It’s In The Air

Posted: May 1, 2020

I could swear there is a certain Zen Buddhist quote about breathing, but Google insists this isn’t true. Perhaps it was just the tag on a tea bag? In any case, it asked:

Which breath that you draw is unimportant?

Breath is central to Buddhists and meditators as it’s the one metronome we carry with us and can readily perceive. Its consistency is also the reason it’s so easily overlooked. As COVID-19 drives painfully home, when our breath is in danger, so are we.

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The intrinsic tragedy of environmental pollution is the way it quietly erodes our health. Many pollutants are heavy metals and chemicals which bioaccumulate in our bodies – which means that they build up inside us over time. Such slow onset of (what amounts to) poisons and later, symptoms, means that we would have to comb through years of living to connect the dots on what caused a certain disease. That’s if we even knew fully what we’d been exposed to in the first place. Naturally, polluters are in no rush to disclose everything in the pollution they release, if they even know. And if we drive cars or rely on shopping carts full of items trucked to our stores, among other things, the reality is that our Main Street economy makes each of us polluters, too.

Air pollution becomes like the weather. Here in Los Angeles we look out the window, think “Oh it’s smoggy today” and that’s the end of it. No different from realizing it’s raining or hot. This normalization must stop. We would not accept drinking water which regularly sprang up with rat poison. But we sacrifice our lungs on the altar of “a way of life” and pretend it’s perfectly fine. It’s insanity.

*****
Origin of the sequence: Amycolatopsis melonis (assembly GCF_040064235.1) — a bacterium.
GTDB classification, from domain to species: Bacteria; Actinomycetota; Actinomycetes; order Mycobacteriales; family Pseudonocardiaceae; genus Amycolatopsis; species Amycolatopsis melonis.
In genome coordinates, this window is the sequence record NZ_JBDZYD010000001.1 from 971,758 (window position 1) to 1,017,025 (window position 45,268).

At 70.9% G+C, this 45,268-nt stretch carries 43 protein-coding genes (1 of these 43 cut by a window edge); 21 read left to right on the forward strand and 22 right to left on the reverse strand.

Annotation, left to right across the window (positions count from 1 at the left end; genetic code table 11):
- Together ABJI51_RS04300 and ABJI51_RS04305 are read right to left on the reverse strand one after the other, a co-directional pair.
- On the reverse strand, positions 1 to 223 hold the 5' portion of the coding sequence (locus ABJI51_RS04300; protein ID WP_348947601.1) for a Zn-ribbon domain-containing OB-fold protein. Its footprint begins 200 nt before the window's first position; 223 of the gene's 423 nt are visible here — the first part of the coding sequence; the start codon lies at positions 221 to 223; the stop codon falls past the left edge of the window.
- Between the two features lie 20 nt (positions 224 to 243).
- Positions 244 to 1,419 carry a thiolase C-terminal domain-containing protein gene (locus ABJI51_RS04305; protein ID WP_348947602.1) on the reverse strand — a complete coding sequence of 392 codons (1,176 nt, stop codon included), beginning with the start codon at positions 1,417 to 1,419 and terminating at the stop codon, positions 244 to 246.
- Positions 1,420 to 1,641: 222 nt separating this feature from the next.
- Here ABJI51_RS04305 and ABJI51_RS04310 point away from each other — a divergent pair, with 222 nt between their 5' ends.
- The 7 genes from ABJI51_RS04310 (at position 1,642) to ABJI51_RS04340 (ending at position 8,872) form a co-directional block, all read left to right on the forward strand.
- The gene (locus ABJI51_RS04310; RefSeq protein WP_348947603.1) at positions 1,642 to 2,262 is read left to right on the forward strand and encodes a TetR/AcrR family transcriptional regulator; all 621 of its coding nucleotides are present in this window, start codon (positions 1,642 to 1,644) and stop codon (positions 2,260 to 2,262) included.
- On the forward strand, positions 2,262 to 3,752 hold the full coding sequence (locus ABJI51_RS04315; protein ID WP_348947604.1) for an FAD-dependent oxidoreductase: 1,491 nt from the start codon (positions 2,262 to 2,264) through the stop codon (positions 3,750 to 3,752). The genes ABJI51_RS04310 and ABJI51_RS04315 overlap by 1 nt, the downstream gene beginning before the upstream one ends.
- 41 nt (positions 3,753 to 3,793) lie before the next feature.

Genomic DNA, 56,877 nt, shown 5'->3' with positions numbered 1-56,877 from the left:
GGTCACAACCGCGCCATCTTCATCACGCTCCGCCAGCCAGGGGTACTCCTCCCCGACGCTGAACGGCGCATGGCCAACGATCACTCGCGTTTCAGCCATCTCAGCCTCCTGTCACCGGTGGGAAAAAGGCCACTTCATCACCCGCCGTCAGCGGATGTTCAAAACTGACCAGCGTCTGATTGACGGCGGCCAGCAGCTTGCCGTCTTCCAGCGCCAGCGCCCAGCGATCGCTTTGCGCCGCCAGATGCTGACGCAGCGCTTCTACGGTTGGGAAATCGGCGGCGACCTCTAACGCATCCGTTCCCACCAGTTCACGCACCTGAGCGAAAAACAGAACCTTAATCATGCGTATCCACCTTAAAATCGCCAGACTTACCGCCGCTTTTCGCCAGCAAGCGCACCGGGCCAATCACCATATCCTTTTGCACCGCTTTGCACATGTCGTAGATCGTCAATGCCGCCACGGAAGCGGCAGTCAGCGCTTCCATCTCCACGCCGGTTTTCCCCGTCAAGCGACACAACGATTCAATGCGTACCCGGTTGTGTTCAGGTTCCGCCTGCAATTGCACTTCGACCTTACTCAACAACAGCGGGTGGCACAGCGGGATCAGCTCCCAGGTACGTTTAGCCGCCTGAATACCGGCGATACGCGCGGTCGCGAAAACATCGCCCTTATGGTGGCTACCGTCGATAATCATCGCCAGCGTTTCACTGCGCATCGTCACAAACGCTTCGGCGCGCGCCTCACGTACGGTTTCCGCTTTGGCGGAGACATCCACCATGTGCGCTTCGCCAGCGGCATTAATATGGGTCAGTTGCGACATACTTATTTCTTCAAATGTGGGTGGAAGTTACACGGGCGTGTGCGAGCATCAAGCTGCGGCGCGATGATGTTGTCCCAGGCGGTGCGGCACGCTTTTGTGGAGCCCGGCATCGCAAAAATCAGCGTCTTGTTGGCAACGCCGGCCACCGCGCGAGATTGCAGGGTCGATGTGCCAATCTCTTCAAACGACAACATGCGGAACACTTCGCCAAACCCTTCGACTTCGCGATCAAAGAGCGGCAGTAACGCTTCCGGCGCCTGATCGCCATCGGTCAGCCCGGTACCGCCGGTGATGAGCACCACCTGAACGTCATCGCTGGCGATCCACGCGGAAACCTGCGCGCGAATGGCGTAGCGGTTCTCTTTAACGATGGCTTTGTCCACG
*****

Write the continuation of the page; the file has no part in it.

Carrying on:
Air quality feels out of our control the way weather does, and for good reason. It’s interwoven with things we think we can’t change. But is that true? We think we must accept it because we are just one person or group, against an economy. If we all realized we pay in blood would we still think it was an acceptable cost of doing business?

Think that sounds alarmist? Read on – these are the things we trade when we accept air pollution:


  • Think back to this time last year. In the time between that memory and your reading this, we have lost 7 Million humans because of environmental and household air pollution.

    • That’s 80% of New York City dying in one year, just from polluted air.
    • Or in equally sobering measure, that’s the death toll of the Jewish Holocaust on repeat. Every year.
  • It’s not just our lungs that suffer. Pollution contributes to 2.4 million heart disease deaths annually.
  • 1.4 million stroke deaths are caused by, yup, air pollution, each year.

These numbers reflect the fatalities, but many of the diseases and conditions brought on by air pollution cause the person to suffer with poor health long before they pass. Barring a metric for lost quality of life, what must this reduced health cost in GDP alone?

courtesy WHO

Last but not least, kids under five bear a heavier burden because the pollutants affect their development. 98% of children in developing countries and 52% in high-income nations are growing up under the weight of air pollution. Imagine what kind of society passively offers up half, or almost all, of its children in exchange for healthy industry. Now feels like a good time to remember that these heavily polluting industries and ways of life are only choices we’ve shifted to in the last couple hundred years. They are cumulative choices, ultimately, and nothing more.

courtesy WHO
courtesy WHO

As a company, we’re working to move the needle on our hand in air pollution where we can. Many of us took public transit to the office and will again once quarantine is lifted. We began working from home some days, and incentivized carpooling and biking to work. Whatever emissions we can’t get around yet, we’ll be offsetting with the help of a carbon offset partner.

Overall, there is no silver bullet. But we can be critical thinkers – where can we make a difference? Actively support initiatives for cleaner vehicle emissions, which have recently been rolled back to pre-2016 levels here in the US. Pay attention to things like environmental reports. Ask questions and follow through until you get answers backed by numbers, not PR-speak.

Encourage others to see what’s at stake. After all, our lives depend on it.

Breathe. We’re with you on this.

-Natalie & the MagicLinks Team

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